I try to take a variety of classes each year--some doctrinal, some practical, some just for fun--and yet it seems that regardless of the diversity of topics, I pick up on the same concepts that are woven throughout the presentations. Not only that, but as I talk to other Education Week participants, I realize that what they have picked up on in their classes is different that what I've learned, even when we've attended some of the same classes.
The basic thought that I had come to me over and over again last week was that our Heavenly Father encourages strong relationships, and Satan wants us to feel isolated, apart, and forever alone. Other concepts weave in and out of that central idea, and give way for further reflection, but that was the core takeaway. As I try to live an intentional, deliberate life, I can think, "Are my actions building relationships?"
1. I'm thankful for Education Week, the thousands of people that work together to make it happen, and the thousand of attendees.
|Photo: An extremely long line of people waits to get into a building at the far left side of the photo. A man holds a sign reading, "de JONG END of LINE."|
3. I'm thankful to observe a scene last week that I saw over and over again during my years as a student at BYU: every morning, the bells would play the national anthem, and every morning, students and faculty would stop in their tracks and reverently listen. When the song ended, everyone would resume their activities.
4. I'm thankful that we had some rain. I know that I still technically live in a desert, and I know that rainfall is lower than normal for here, but it rains so much more than it did in California.
5. I'm thankful and I am amazed that temperatures are cooling down. Highs in the 70s and 80s in August? My impression of summer has improved dramatically since moving to Utah.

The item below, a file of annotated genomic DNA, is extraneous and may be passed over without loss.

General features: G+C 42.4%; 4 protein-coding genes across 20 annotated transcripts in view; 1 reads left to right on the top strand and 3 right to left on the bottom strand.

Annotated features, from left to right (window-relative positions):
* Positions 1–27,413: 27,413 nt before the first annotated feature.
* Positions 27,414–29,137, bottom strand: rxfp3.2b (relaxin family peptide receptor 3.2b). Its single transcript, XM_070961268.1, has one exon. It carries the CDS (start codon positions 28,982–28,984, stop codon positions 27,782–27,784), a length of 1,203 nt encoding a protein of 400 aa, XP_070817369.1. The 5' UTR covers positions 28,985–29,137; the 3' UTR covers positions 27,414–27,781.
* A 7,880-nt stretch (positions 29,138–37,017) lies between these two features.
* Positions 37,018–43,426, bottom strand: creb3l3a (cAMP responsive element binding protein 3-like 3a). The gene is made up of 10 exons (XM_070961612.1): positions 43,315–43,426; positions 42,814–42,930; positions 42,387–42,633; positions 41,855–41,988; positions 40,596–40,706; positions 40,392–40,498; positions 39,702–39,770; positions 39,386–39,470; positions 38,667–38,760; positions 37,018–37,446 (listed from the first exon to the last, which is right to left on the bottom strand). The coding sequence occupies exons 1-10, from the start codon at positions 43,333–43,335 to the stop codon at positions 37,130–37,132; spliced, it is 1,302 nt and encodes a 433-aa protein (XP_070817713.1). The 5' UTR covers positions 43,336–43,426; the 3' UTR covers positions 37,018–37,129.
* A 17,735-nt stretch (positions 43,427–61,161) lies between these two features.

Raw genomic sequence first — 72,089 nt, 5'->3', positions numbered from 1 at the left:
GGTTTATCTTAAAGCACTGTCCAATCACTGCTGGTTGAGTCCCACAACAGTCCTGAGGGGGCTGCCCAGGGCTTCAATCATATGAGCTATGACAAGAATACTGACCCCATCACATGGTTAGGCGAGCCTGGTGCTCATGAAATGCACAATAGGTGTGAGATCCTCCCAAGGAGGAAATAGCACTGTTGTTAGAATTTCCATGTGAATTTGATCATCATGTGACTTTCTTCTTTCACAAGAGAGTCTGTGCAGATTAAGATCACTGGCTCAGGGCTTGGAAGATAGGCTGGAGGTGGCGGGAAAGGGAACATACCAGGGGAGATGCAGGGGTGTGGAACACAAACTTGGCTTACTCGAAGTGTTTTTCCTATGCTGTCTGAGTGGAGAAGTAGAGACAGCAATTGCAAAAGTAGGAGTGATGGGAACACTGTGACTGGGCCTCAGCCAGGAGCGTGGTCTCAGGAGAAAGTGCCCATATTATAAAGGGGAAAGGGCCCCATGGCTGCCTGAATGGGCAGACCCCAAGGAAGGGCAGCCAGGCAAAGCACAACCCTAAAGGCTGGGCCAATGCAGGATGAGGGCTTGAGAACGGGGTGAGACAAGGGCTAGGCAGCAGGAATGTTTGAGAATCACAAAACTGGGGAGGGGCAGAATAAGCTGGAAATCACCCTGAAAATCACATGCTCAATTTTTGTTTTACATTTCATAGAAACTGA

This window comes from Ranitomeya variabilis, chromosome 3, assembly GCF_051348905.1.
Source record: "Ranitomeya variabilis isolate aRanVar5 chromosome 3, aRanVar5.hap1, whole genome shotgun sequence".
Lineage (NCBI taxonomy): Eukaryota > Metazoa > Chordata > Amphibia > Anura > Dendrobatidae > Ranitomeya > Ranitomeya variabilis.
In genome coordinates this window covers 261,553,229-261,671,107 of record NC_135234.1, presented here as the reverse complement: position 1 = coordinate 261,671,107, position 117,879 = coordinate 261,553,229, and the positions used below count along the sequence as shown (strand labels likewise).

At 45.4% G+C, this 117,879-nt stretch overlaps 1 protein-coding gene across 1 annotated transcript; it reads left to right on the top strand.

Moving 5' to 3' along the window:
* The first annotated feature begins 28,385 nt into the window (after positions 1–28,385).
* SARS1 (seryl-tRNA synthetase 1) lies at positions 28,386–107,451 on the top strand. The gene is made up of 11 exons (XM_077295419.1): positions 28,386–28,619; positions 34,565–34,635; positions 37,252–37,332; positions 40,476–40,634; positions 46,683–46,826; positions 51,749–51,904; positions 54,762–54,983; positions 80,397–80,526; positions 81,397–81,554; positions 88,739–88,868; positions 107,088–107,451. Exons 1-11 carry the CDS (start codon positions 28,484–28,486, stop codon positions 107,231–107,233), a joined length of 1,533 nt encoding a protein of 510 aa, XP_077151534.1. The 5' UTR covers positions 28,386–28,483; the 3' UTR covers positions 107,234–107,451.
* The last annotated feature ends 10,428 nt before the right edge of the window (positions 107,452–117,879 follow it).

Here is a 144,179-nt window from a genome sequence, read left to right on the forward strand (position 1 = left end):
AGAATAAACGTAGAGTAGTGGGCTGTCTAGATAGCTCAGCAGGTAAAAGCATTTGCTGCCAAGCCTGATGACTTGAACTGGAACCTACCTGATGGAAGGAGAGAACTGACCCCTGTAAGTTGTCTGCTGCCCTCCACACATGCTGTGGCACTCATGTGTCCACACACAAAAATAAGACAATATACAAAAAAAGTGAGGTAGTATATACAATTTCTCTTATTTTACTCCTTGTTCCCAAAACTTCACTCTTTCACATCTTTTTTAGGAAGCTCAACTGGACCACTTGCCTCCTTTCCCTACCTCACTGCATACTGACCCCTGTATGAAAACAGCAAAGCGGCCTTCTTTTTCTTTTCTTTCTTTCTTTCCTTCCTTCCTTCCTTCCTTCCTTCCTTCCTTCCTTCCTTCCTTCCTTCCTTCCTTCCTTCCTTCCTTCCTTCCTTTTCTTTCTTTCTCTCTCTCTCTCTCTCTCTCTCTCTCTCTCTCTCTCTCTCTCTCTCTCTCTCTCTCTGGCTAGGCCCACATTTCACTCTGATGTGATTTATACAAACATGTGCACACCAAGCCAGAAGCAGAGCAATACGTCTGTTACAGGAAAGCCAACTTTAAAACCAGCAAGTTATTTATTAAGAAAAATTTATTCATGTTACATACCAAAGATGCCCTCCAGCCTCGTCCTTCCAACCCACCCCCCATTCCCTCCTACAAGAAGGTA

6. I'm thankful for perspective. I met some people from Washington state at Education Week, and one of them commented on how she could never live in Utah, because of the dry climate and lack of greenery. When I was a student at BYU years ago, I also desperately missed the green of Oregon. The patches of green on the mountains looked to me like sad patches of lichen on a big rock. How could there be mountains without towering fir and pine trees? However, after spending 15 years in an extremely dry climate and even browner environment, I'm thankful that it is honestly easy for me to find the beauty here.
7. I'm thankful to live closer to John's parents. It's nice to be able to see them frequently, and it's also nice that we can see John's siblings more often now, too. One of his brothers came to town, and it was nice to visit with the relatives that gathered. We spent time at John's parents' house on Saturday, and some of my nieces taught John's dad how to download Pokemon Go on his new smartphone. On Sunday morning before church, we met up at the taping of Music and the Spoken Word.
|Photo: John's dad downloads Pokemon Go to his smartphone, while my niece looks over his shoulder|
8. I'm thankful for friends. In church yesterday someone mentioned how easy it is to make friends when you are a child, and how it gets more difficult as an adult. Later in the day, my neighbor told me, "I think we should be friends!" I agree, and I'm looking forward to getting to know her better.
9. I'm thankful for prayer, and am putting it to the test this week. I somehow pulled or strained a muscle in my leg a week ago. I was hoping that it would heal with a week off from running, but I'm still feeling it. I am signed up to run a half-marathon in less than two weeks. I'd really love to run, but don't want to be stupid and run if I'm not healed. I'm going to rest again this week and pray hard. I figure if I'm supposed to run it, I'll heal, and if I'm not, I won't. If you'd like to join me in this experiment with prayer, I'd appreciate it. I'll keep you posted on what happens.
10. I'm thankful for John. He joined me each evening at Education Week. It was nice to be together on our old stomping grounds.
|Photo: John and I stand in front of a BYU Education Week backdrop. John holds a sign that says, "We met at BYU."|